Via RYA Day Skipper Route  |  Via One Day Assessment Route

Gaining the ICC via The One Day Assessment

The one-day assessment is a slightly grueling assessment of your theory knowledge and practical competency. But don’t be intimidated, just make sure you know your stuff.

There is heavy emphasis on the theory knowledge of navigation (plotting courses, currents, tides, chart work, day and night ATONs and markers), passage planning, and navigation rules of the road in the assessment. Thus you should learn and get comfortable with this in the theory training online prior to the assessment. The last thing you want to do is fail. Most sailors can not “wing” this assessment without some study (even experienced sailors). Given this, our North American assessor will not allow you to test out of the assessment without having completed either the NauticEd Bareboat Charter Master bundle of online courses or the RYA Day Skipper online theory course. He simply does not like to fail people but will if they try to wing it. For example, can you draw a North, South, East and West Cardinal Mark? What is the distinguishing light of a safe water marker or an isolated danger mark? Can you calculate at what time could you enter a shallow  harbor given the tide almanac? Your sailboat under sail is overtaking a small powerboat on its port side, who must give way? In IALA-A is it Red Right Returning or Red to Red on Return? What about IALA-B? Given a specific current flow rate and direction changing over a tide cycle, could you plot a series of courses to arrive at a destination and estimate the time of arrival? What about fire extinguishers, can you name on the spot the best types of extinguishers for the type of fire?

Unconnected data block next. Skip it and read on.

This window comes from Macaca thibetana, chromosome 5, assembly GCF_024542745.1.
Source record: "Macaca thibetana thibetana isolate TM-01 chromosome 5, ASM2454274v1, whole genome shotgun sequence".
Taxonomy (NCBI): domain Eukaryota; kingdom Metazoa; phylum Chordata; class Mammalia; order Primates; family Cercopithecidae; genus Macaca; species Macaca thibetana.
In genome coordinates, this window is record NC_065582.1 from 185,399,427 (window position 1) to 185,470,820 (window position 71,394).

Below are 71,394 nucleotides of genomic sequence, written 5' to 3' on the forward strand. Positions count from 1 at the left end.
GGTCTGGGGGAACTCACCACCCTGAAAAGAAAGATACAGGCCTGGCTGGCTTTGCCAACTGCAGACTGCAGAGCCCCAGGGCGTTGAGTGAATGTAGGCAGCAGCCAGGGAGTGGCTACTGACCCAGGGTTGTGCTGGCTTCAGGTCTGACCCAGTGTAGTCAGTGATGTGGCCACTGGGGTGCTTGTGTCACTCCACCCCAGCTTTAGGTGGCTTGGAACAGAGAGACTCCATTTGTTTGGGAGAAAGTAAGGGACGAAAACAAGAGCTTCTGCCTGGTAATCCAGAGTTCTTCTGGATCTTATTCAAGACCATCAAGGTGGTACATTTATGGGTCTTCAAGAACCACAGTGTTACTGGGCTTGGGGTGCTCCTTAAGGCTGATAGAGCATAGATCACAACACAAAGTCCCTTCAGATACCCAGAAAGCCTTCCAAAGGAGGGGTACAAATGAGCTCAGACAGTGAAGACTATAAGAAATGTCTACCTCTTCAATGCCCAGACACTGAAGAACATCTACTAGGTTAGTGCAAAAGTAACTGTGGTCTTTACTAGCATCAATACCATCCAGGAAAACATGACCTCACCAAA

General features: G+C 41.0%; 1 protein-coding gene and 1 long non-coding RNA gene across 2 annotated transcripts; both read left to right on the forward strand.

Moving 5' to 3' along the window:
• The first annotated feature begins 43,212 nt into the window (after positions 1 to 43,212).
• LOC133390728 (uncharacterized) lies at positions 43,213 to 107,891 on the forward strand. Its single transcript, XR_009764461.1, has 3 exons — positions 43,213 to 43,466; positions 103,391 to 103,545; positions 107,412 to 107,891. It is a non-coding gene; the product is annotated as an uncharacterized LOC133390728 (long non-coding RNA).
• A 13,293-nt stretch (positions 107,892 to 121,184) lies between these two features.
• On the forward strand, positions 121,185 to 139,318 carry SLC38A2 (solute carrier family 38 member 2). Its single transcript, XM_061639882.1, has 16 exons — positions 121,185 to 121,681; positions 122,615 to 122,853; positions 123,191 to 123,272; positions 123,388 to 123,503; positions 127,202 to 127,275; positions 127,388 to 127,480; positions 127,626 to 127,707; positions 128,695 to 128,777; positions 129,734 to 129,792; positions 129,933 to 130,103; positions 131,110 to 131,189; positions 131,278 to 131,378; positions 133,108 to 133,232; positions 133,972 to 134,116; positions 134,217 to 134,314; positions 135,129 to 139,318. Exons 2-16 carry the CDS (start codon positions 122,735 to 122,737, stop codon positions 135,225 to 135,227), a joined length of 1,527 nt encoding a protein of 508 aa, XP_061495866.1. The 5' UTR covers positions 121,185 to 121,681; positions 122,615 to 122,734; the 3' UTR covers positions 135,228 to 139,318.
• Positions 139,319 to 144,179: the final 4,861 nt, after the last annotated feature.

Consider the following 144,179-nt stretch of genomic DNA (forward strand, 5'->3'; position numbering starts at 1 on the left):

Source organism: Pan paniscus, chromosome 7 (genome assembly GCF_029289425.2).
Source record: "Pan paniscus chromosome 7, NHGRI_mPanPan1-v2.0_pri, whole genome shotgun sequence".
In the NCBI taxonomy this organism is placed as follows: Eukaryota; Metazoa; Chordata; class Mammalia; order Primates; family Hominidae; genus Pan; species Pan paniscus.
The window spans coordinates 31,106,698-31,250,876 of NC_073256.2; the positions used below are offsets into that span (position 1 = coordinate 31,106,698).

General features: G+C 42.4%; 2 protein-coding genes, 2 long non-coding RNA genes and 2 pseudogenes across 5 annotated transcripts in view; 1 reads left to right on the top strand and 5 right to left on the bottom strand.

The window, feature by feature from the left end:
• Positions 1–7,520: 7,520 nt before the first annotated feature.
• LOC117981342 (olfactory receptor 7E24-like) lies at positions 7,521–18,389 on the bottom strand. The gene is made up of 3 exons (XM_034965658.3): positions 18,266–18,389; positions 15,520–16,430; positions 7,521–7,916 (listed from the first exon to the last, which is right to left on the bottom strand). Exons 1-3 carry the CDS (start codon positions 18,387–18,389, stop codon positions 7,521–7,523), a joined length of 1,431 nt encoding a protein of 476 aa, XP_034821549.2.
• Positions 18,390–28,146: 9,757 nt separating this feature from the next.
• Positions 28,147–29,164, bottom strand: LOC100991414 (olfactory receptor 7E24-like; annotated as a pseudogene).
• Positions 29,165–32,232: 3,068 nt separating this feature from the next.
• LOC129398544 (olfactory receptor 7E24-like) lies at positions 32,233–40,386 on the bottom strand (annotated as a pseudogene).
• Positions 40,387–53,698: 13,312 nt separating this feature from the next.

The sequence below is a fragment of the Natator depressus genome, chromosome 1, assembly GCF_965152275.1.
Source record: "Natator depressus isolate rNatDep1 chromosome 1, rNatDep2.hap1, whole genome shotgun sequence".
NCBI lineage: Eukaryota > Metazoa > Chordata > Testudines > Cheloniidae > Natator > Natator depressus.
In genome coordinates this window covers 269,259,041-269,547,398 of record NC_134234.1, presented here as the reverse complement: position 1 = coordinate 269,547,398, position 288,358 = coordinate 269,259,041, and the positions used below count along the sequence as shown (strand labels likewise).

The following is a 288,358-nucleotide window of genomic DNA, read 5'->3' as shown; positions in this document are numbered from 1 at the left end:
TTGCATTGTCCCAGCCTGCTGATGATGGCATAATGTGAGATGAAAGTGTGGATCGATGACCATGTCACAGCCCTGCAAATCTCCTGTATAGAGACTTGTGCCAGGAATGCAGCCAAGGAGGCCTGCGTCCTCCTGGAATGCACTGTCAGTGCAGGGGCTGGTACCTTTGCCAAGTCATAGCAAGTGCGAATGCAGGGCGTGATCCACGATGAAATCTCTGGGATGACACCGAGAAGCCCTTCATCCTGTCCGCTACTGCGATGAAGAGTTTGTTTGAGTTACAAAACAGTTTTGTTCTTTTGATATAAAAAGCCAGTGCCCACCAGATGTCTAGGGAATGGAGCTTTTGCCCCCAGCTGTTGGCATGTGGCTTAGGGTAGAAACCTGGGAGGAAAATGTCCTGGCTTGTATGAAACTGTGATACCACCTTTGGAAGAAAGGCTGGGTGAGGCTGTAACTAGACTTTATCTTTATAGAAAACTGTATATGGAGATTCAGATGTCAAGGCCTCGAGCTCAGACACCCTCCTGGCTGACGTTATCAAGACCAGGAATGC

In addition to the on-the-spot theory assessment, the assessor will test your practical competence including backing into slips, springing off the dock, and all aspects of maneuvering in the marina under power, your ability to lead a crew and give proper instructions using proper terminology for all types of sailing maneuvers.

Usually, we find the sailor is practically competent but are lacking on the specifics of the theory. This is why we strongly suggest the student to take the online classes prior to the event else your $400 assessment fee could be wasted. Additionally, we have schools worldwide who can give you training prior to the assessment.

View the NauticEd Bareboat Charter Master bundle of courses now.

Schedule Of ICC Assessments

Visit our ICC Schedule page to see when we will be in your area

In Summary

Gain the ICC by either of:

(1) Doing the one-day on-the-water assessment with NauticEd Bareboat Charter Master Bundle of online courses or the RYA Day Skipper online course.


(2) Gain the RYA Day Skipper Certificate via the RYA Day Skipper online course and the 5 day on-the-water training at an RYA training center. This automatically qualifies you for the ICC.

International Certificate of Competence

Which one do we recommend?

Well, it really depends on you. If you are open to learning new tricks and tips and get some solid formal training, you can not beat the full RYA Day Skipper route. If you think you know enough practical, then do the assessment with the Bareboat Charter Master Bundle of courses.